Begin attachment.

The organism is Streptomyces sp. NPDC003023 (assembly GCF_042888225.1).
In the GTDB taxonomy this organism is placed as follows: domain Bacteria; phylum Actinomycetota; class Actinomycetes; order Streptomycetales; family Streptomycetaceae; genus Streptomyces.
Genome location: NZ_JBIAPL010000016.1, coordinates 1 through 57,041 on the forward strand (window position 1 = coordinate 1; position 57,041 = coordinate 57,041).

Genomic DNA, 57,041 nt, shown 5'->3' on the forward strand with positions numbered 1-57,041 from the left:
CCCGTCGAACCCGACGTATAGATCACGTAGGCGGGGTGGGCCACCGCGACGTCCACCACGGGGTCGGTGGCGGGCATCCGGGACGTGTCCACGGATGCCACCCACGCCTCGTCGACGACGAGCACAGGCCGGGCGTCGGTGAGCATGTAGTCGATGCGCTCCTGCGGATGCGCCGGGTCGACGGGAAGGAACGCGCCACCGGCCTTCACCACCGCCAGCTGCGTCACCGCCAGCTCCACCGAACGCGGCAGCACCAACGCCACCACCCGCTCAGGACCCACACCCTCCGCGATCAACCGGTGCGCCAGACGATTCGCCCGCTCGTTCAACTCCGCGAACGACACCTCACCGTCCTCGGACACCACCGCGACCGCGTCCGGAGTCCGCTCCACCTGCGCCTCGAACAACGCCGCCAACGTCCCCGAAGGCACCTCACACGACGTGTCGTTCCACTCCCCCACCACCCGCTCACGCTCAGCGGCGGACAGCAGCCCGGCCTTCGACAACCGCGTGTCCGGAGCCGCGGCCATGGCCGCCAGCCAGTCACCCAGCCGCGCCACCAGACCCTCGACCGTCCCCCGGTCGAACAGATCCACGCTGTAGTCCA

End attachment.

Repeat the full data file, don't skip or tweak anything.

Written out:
The organism is Streptomyces sp. NPDC003023 (assembly GCF_042888225.1).
In the GTDB taxonomy this organism is placed as follows: domain Bacteria; phylum Actinomycetota; class Actinomycetes; order Streptomycetales; family Streptomycetaceae; genus Streptomyces.
Genome location: NZ_JBIAPL010000016.1, coordinates 1 through 57,041 on the forward strand (window position 1 = coordinate 1; position 57,041 = coordinate 57,041).

Genomic DNA, 57,041 nt, shown 5'->3' on the forward strand with positions numbered 1-57,041 from the left:
CCCGTCGAACCCGACGTATAGATCACGTAGGCGGGGTGGGCCACCGCGACGTCCACCACGGGGTCGGTGGCGGGCATCCGGGACGTGTCCACGGATGCCACCCACGCCTCGTCGACGACGAGCACAGGCCGGGCGTCGGTGAGCATGTAGTCGATGCGCTCCTGCGGATGCGCCGGGTCGACGGGAAGGAACGCGCCACCGGCCTTCACCACCGCCAGCTGCGTCACCGCCAGCTCCACCGAACGCGGCAGCACCAACGCCACCACCCGCTCAGGACCCACACCCTCCGCGATCAACCGGTGCGCCAGACGATTCGCCCGCTCGTTCAACTCCGCGAACGACACCTCACCGTCCTCGGACACCACCGCGACCGCGTCCGGAGTCCGCTCCACCTGCGCCTCGAACAACGCCGCCAACGTCCCCGAAGGCACCTCACACGACGTGTCGTTCCACTCCCCCACCACCCGCTCACGCTCAGCGGCGGACAGCAGCCCGGCCTTCGACAACCGCGTGTCCGGAGCCGCGGCCATGGCCGCCAGCCAGTCACCCAGCCGCGCCACCAGACCCTCGACCGTCCCCCGGTCGAACAGATCCACGCTGTAGTCCA